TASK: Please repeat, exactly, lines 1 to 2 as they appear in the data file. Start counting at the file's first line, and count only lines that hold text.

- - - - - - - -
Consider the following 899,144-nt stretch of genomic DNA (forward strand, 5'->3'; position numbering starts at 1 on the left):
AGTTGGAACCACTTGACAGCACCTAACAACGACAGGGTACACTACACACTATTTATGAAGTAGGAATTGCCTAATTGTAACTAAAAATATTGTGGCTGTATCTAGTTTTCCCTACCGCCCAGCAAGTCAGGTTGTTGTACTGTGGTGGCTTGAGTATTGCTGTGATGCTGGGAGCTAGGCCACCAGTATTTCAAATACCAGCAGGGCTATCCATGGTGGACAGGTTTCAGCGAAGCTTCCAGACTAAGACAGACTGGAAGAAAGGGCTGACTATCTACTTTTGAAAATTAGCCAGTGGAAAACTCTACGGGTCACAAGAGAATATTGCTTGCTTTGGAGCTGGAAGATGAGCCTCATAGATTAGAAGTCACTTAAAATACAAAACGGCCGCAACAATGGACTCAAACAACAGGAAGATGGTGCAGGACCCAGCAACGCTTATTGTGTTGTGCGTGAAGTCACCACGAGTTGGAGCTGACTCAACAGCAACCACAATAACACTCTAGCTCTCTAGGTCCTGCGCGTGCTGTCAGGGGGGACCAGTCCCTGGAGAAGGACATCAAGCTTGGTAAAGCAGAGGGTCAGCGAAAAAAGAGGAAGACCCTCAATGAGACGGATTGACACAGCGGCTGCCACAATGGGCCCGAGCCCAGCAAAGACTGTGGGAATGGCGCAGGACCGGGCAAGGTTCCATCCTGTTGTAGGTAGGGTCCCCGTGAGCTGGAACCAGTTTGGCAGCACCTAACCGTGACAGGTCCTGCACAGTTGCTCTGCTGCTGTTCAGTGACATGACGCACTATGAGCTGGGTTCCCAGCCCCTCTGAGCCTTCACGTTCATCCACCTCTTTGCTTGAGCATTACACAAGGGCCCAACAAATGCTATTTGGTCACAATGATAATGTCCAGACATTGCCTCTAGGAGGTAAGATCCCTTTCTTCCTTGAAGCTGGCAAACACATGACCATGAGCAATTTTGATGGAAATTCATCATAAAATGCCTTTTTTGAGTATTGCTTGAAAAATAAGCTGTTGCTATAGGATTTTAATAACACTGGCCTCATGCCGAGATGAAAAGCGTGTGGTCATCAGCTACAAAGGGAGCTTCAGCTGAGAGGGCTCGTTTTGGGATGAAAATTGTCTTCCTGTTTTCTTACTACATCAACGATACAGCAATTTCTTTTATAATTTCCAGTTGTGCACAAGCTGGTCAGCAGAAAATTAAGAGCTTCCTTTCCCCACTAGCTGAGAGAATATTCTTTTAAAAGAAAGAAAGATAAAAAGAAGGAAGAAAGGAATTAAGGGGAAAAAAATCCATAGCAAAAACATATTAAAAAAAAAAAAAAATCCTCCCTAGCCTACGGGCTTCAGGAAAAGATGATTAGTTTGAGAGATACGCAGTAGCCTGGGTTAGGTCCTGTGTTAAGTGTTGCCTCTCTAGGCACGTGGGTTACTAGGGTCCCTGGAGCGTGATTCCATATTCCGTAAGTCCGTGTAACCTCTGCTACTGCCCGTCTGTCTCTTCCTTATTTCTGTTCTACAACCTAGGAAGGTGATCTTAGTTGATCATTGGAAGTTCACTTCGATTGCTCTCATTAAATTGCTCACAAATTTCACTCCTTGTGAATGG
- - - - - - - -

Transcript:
Consider the following 899,144-nt stretch of genomic DNA (forward strand, 5'->3'; position numbering starts at 1 on the left):
AGTTGGAACCACTTGACAGCACCTAACAACGACAGGGTACACTACACACTATTTATGAAGTAGGAATTGCCTAATTGTAACTAAAAATATTGTGGCTGTATCTAGTTTTCCCTACCGCCCAGCAAGTCAGGTTGTTGTACTGTGGTGGCTTGAGTATTGCTGTGATGCTGGGAGCTAGGCCACCAGTATTTCAAATACCAGCAGGGCTATCCATGGTGGACAGGTTTCAGCGAAGCTTCCAGACTAAGACAGACTGGAAGAAAGGGCTGACTATCTACTTTTGAAAATTAGCCAGTGGAAAACTCTACGGGTCACAAGAGAATATTGCTTGCTTTGGAGCTGGAAGATGAGCCTCATAGATTAGAAGTCACTTAAAATACAAAACGGCCGCAACAATGGACTCAAACAACAGGAAGATGGTGCAGGACCCAGCAACGCTTATTGTGTTGTGCGTGAAGTCACCACGAGTTGGAGCTGACTCAACAGCAACCACAATAACACTCTAGCTCTCTAGGTCCTGCGCGTGCTGTCAGGGGGGACCAGTCCCTGGAGAAGGACATCAAGCTTGGTAAAGCAGAGGGTCAGCGAAAAAAGAGGAAGACCCTCAATGAGACGGATTGACACAGCGGCTGCCACAATGGGCCCGAGCCCAGCAAAGACTGTGGGAATGGCGCAGGACCGGGCAAGGTTCCATCCTGTTGTAGGTAGGGTCCCCGTGAGCTGGAACCAGTTTGGCAGCACCTAACCGTGACAGGTCCTGCACAGTTGCTCTGCTGCTGTTCAGTGACATGACGCACTATGAGCTGGGTTCCCAGCCCCTCTGAGCCTTCACGTTCATCCACCTCTTTGCTTGAGCATTACACAAGGGCCCAACAAATGCTATTTGGTCACAATGATAATGTCCAGACATTGCCTCTAGGAGGTAAGATCCCTTTCTTCCTTGAAGCTGGCAAACACATGACCATGAGCAATTTTGATGGAAATTCATCATAAAATGCCTTTTTTGAGTATTGCTTGAAAAATAAGCTGTTGCTATAGGATTTTAATAACACTGGCCTCATGCCGAGATGAAAAGCGTGTGGTCATCAGCTACAAAGGGAGCTTCAGCTGAGAGGGCTCGTTTTGGGATGAAAATTGTCTTCCTGTTTTCTTACTACATCAACGATACAGCAATTTCTTTTATAATTTCCAGTTGTGCACAAGCTGGTCAGCAGAAAATTAAGAGCTTCCTTTCCCCACTAGCTGAGAGAATATTCTTTTAAAAGAAAGAAAGATAAAAAGAAGGAAGAAAGGAATTAAGGGGAAAAAAATCCATAGCAAAAACATATTAAAAAAAAAAAAAAATCCTCCCTAGCCTACGGGCTTCAGGAAAAGATGATTAGTTTGAGAGATACGCAGTAGCCTGGGTTAGGTCCTGTGTTAAGTGTTGCCTCTCTAGGCACGTGGGTTACTAGGGTCCCTGGAGCGTGATTCCATATTCCGTAAGTCCGTGTAACCTCTGCTACTGCCCGTCTGTCTCTTCCTTATTTCTGTTCTACAACCTAGGAAGGTGATCTTAGTTGATCATTGGAAGTTCACTTCGATTGCTCTCATTAAATTGCTCACAAATTTCACTCCTTGTGAATGG